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Liquid Past




Liquid Past

 

We all live on the Hudson, America’s only true river. It’s

a driveway, a landing strip, and a dead end. The Hudson is not the only river

to become a school, but it is the only one once beheld by the likes of George

Washington, Melville, and Sir Winston Churchill. The Hudson is a work of art

surrounded by cathedrals first seen by Thomas Cole, Church, and Cropsey.

It is the river of Allen Ginsberg and Malcolm X. The Hudson crosses the country

from the Atlantic to the Pacific, linking Boston to San Francisco. Look at a map.

 

The Hudson doesn’t only contain water; it embodies all that is known

and then some. It holds the land. It encircles the earth. West Point,

that cool cat school where men train to remain calm under fire,

lies in the river valley, in Cheever country, where his swimmer drank

until he lost track of where he was going.  Hyde Park to the north, Yonkers to the south:

lose one’s way and end up in the Bronx, not far from that immortal stadium,

just up from Maya Angelou’s Harlem. Not as far west as Buffalo, not as far east

as the Berkshires, where Edith Wharton once made guests feel cosmopolitan.

 

Somewhere in the Connecticut forests can be found the best: Philip Roth

standing at his desk, concocting stories of lust and loss, not far

from Bellow’s Hudson, where he trained lions. There they lived

in the shadow of their depression-era hero, FDR, who stuffed bird carcasses

and dreamt of flying. They lived by the pen in the shadow of that river,

from Peekskill to Newark, bought and paid for in its youth,

once owned by Cornelius Vanderbilt, a man not taken in by Huck Finn’s brand of jive.

 

The Nile might be longer but this eerie canal runs deeper. The Hudson’s

not only a river but an artery. It’s the life blood of this nation. Unlike

the Mississippi, the Hudson doesn’t flood. It runs full force into the sea.

It takes its time and then picks up at Poughkeepsie. It’s not called

ol’ man river because it’s young and feminine. A real dame, she

minds her own business. The tears of the Iroquois add to the river’s flow.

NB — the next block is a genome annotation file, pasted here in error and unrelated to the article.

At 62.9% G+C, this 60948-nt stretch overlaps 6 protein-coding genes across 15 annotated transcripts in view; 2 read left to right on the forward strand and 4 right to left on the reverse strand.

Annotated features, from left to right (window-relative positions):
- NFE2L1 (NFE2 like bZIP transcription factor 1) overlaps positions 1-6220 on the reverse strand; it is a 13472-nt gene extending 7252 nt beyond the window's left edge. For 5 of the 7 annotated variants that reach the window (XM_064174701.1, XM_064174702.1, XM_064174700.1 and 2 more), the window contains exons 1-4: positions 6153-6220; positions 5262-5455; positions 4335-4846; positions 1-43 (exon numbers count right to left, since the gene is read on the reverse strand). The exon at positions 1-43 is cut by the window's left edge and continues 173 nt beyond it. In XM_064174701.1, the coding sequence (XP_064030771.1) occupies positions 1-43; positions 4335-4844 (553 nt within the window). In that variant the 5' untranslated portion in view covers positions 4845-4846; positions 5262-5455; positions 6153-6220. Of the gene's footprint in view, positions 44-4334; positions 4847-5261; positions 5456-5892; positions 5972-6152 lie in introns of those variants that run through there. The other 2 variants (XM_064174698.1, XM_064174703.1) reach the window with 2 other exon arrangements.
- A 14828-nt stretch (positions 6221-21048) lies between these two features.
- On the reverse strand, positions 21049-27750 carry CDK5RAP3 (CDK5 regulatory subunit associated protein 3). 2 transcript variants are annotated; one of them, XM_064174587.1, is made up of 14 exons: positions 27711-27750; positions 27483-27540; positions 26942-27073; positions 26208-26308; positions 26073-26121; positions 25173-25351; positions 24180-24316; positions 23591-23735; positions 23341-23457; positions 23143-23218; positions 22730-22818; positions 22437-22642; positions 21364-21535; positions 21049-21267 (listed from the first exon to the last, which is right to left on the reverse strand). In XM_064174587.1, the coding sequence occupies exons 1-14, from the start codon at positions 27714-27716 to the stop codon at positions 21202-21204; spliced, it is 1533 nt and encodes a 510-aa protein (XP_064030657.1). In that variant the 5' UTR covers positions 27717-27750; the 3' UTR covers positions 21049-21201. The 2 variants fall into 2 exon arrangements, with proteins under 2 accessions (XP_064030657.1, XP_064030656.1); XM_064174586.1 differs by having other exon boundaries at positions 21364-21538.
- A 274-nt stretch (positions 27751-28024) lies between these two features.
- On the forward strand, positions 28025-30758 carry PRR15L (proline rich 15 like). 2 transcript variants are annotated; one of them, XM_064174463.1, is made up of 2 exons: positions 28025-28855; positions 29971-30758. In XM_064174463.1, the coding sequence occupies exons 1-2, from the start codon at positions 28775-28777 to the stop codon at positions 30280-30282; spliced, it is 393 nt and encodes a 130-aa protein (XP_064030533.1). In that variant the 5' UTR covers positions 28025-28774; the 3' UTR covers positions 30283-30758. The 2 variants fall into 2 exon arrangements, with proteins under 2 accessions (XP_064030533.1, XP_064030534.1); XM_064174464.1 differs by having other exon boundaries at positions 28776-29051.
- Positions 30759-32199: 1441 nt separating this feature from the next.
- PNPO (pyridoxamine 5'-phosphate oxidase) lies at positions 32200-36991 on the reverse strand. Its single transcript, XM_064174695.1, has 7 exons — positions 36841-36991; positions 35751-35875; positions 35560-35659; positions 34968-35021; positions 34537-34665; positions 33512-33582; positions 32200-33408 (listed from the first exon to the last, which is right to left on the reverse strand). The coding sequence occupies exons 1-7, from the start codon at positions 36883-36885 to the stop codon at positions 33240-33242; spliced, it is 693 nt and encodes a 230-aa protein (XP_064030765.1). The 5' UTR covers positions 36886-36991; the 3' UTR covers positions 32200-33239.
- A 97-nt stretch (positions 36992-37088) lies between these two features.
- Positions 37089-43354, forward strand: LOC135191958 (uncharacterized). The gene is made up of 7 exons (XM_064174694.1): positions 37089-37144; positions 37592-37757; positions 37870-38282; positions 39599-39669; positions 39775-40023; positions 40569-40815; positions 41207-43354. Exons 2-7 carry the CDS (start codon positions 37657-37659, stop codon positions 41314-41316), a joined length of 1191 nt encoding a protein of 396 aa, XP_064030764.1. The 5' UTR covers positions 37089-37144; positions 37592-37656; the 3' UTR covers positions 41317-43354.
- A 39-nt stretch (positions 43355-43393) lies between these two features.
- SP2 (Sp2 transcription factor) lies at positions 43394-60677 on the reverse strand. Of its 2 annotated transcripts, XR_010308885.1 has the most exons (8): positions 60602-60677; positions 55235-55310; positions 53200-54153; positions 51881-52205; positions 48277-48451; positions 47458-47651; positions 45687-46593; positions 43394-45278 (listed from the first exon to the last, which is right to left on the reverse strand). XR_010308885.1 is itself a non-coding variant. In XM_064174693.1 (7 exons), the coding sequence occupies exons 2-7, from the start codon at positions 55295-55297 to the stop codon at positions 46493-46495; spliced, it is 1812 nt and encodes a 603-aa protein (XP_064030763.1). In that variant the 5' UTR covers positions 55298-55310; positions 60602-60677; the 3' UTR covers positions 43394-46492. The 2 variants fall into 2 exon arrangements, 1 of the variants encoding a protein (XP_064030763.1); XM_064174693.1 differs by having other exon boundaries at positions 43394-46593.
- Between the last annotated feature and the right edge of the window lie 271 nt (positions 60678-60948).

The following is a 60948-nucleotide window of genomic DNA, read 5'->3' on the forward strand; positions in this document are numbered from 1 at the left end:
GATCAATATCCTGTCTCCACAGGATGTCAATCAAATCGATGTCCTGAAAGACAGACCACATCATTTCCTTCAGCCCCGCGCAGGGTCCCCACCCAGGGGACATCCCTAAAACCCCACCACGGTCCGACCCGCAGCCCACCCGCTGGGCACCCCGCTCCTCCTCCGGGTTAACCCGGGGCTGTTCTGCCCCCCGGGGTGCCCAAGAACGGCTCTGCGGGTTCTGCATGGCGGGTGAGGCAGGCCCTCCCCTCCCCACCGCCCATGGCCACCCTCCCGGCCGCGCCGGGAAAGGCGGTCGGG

They’re what give the river depth. The Amazon runs black, filled with piranha

and cashew husks, but the Hudson feeds on pine and beaver fur, English

blue bloods, and greedy Dutch.

 

The Hudson runs through steel country, not rubber plantations,

navigated by men dressed in black, not adventurers in panama hats.

This river, an aqua duct of despair and hope, now runs clear.

FDR’s backyard has been spared. Vanderbilt’s ships are gone; the

river prevails. It is New York’s longest running show, surpassing Broadway

Baby by a millennium. Its lights never dim. Sharks can’t swim upstream.

Corn floats. This river flows to the base of the Statue of Liberty. It soaks up

the ashes of burning buildings. Corpses float to the bottom. Debris is

carried out to sea. The Hudson will always be a safe spot to land.

 
 
David Lohrey
 

David Lohrey is from Memphis. He graduated from UC Berkeley. His plays have been produced in Switzerland, Croatia, and Lithuania. Several are published online at ProPlay. Internationally, his poetry can be found in Otoliths, Tuck Magazine, and Southword Journal. In the US, recent poems have appeared in New Orleans Review, FRiGG, Obsidian, and Apogee Journal. His fiction can be read in OJAL, Dodging the Rain, and Literally Stories. David’s newest collection of poetry was published last year by Sudden Denouement Publications.

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